JACKSON v. JACKSON

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District Court of Appeal, Third District, California.

JACKSON v. JACKSON.

Civ. 7227.

Decided: December 01, 1945

Edward D. Mabson, of San Francisco, for appellant. Rowland & Craven, of Sacramento, for respondent.

This is a motion to dismiss the appeal on the ground that the notice of appeal was not signed by the attorney of record.

A complaint was filed in the Superior Court of Sacramento County to establish an alleged community interest in real property, and to set aside a property settlement agreement. J. M. Inman appeared of record as the attorney for plaintiff. Rowland and Craven of Sacramento appeared of record as the attorneys for defendant. After trial and the adoption of findings favorable to the defendant, judgment was rendered accordingly and entered January 5, 1945. Notice of the entry of judgment was served on J. M. Inman, March 13, 1945. No motion for new trial was made. March 3, 1945, Edward D. Mabson, an attorney who resides in San Francisco, mailed to the County Clerk and filed a notice of appeal pursuant to Section 940 of the Code of Civil Procedure, and Rule 1(a) of Rules on Appeal. That notice of appeal was signed only by Edward D. Mabson. Thereafter Mr. Mabson gave notice to the clerk to prepare a transcript on appeal. May 25th, Mr. Mabson sent to J. M. Inman, by mail, a form for substitution of attorneys, which was signed by plaintiff and consented to by Inman, and filed on May 31st. On the last-mentioned date defendant's attorneys filed written objections to the settlement of transcript on the ground that the notice of appeal is invalid and ineffectual since it was not signed by either the plaintiff or J. M. Inman, her attorney of record. The objections to settlement of the transcript were heard by the court and sustained on July 21, 1945, on the ground that the notice of appeal was ineffectual since it was not signed either by the appellant or her attorney of record, and that the time for filing a valid notice of appeal had elapsed.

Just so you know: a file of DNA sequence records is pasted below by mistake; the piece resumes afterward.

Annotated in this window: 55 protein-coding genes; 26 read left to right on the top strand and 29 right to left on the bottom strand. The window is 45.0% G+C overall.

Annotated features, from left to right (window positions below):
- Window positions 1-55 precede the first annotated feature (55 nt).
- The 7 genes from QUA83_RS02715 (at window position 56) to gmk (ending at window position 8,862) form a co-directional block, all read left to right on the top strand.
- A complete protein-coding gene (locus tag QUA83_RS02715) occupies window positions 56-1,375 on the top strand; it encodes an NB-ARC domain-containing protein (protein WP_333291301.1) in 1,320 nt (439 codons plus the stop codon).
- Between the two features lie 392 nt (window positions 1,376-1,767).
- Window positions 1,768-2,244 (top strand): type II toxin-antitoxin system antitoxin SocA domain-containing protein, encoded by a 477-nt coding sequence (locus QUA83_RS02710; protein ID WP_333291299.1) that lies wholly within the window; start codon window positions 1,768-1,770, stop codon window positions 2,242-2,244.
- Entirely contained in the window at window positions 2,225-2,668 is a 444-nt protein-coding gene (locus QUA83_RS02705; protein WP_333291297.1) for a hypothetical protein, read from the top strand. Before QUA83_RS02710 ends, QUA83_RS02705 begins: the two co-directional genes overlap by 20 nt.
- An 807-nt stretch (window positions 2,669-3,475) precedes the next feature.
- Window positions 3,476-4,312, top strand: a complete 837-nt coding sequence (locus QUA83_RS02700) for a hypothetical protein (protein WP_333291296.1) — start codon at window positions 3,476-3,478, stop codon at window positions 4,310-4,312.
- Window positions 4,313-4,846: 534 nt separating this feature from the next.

Motion was thereupon made in this court, upon notice thereof, to dismiss the purported appeal for lack of legal notice of appeal. Mr. Mabson appeared in opposition thereto. The motion was based on the certificate of the clerk to the record of the foregoing facts, together with an affidavit of Mr. Mabson in accordance therewith. There is no conflict of evidence. Mr. Mabson's affidavit avers that he was employed by plaintiff on January 4, 1945, to prosecute the appeal from the judgment. It appears from the record that the defendant's attorneys had no knowledge of the employment of Mr. Mabson until the filing of the notice for the clerk to prepare the transcript. They did not recognize appellant's new attorney by acknowledgment of any documents, by consent to continuances, or otherwise.

Under the circumstances of this case, and the California authorities, we are impelled to hold that the notice of appeal in this case was ineffectual and void for the reason that it was not signed by either the appellant or her attorney of record, and that the motion to dismiss the appeal must therefore be granted.

The notice of appeal was prematurely filed before the entry of judgment, but it was not invalid on that account. Sec. 939, Code Civ.Proc.; Rule 2(c), Rules on Appeal.

The right of appeal is purely statutory. Superior Wheeler Cake Corp. v. Superior Court, 203 Cal. 384, 264 P. 488; Cullinan v. Superior Court, 24 Cal.App.2d 468, 472, 75 P.2d 518, 77 P.2d 471; 2 Cal.Jur. 111, sec. 4. To entitle one to an appeal be must conform to the procedure required by statute. Rule 2 of Rules on Appeal provides that an appeal may be taken within sixty days from the entry of judgment, unless a motion for new trial is pending, in which event the time is extended for thirty days after the entry of the order determining that motion. Rule 1(a) of the same rules requires notice of the appeal to be filed with the clerk of the court in which the judgment is rendered.